The AJ’s guide to the key points for architects in yesterday’s Queen’s Speech setting out the government’s agenda for the coming session
‘To support the economic recovery, and to create jobs and more apprenticeships, legislation will be introduced to ensure Britain has the infrastructure that businesses need to grow.’
Neighbourhood Planning and Infrastructure Bill
What it includes
- Measures to reform and speed up the planning process by minimising delays caused by pre-commencement planning conditions;
- A new statutory basis for the independent National Infrastructure Commission;
- Further strengthening neighbourhood planning to give more power to local people;
- Establishing a new statutory framework for agreeing compensation under compulsory purchase orders;
- Enabling the privatisation of the Land Registry.
Mark Sitch, senior partner at Barton Willmore, said: ‘Given the importance of infrastructure to the success of new developments, we are glad to see that the Bill proposes to write the National Infrastructure Commission – announced by the Chancellor last year – into law. We hope that this body, which will be mandated to report to Parliament regularly, will help to drive the long-term investment in infrastructure needed to support development and help Britain catch up with its European counterparts.
‘However on planning issues, the government has not provided a great deal of detail in the Queen’s Speech, beyond another reference to trying to speed up housing delivery through its Neighbourhood Planning and Infrastructure Bill. While streamlining measures could be positive, we would question whether yet more tinkering with the planning system will help or hinder – perhaps we need to focus on letting previous reforms settle.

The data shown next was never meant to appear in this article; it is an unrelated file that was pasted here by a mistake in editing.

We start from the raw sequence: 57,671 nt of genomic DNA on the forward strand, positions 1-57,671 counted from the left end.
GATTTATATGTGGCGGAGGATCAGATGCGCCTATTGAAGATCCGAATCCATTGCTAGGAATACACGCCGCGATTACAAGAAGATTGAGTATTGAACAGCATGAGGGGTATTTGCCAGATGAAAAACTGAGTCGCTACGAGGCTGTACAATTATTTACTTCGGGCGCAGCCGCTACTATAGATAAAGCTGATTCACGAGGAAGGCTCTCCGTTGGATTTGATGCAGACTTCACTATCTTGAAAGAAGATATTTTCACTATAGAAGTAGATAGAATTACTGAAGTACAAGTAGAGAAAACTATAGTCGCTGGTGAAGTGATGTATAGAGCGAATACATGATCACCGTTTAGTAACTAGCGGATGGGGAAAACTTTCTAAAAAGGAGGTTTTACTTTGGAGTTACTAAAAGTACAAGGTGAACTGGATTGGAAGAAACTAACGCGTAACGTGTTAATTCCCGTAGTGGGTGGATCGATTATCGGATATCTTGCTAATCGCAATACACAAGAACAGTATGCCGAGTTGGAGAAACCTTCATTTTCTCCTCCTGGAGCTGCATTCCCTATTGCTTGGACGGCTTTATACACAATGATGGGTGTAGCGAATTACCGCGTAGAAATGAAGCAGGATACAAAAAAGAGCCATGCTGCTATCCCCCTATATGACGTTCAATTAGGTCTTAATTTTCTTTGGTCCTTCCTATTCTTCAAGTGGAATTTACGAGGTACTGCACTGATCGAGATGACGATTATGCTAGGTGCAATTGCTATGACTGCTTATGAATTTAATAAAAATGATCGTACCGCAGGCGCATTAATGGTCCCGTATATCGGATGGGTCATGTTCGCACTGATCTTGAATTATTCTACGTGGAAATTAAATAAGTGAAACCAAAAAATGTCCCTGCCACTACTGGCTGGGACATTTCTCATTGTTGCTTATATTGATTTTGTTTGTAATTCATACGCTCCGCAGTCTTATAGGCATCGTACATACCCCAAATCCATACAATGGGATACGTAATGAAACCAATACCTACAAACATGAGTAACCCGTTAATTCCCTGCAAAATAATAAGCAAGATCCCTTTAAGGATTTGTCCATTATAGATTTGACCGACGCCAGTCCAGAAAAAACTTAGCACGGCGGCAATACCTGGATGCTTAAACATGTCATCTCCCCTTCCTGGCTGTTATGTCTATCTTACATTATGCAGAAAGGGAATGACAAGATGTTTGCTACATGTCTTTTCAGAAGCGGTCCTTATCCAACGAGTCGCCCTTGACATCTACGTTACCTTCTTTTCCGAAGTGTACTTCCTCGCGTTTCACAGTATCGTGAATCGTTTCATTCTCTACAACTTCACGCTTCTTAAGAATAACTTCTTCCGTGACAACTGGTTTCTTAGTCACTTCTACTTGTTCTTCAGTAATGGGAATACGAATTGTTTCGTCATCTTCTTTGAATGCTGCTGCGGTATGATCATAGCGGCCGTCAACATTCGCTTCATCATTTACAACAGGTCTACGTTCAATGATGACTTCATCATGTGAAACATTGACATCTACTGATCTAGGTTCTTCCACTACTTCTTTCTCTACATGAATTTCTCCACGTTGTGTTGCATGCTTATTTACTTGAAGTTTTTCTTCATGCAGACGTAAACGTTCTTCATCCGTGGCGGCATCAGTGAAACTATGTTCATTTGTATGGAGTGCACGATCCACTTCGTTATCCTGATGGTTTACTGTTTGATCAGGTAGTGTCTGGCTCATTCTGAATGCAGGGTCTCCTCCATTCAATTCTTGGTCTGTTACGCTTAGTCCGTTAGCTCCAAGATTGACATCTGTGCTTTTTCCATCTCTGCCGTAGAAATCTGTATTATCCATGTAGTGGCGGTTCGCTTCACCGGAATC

‘This is particularly the case in the current climate, as uncertainty over the Housing and Planning Act and the upcoming EU referendum reduces levels of confidence in the market.’
‘My ministers will ensure the United Kingdom is at the forefront of technology for new forms of transport, including autonomous and electric vehicles.’
A driverless pod vehicle to be trialled in Milton Keynes
Modern Transport Bill
What it includes
- New laws to make the UK ready to pioneer driverless cars;
- Legislation to enable the future development of the UK’s first commercial spaceports;
- Ensuring appropriate insurance is available to support the use of autonomous and driverless vehicles.
Rachel Skinner, development director at Parsons Brinckerhoff, said: ‘Autonomous and driverless vehicles will be transformational, particularly in freeing up land now used for parking spaces that will not be needed in future.
‘Our research shows each hectare of additional developable land is worth millions. Freeing up this land will create more viable developments that will increase housing and boost UK plc.
‘Shared autonomous vehicles will require storage hubs, but not parking spaces. This means we can redesign our town squares, reclaim our driveways and build more densely in cities.’
‘Old and inefficient prisons will be closed and new institutions built where prisoners can be put more effectively to work.’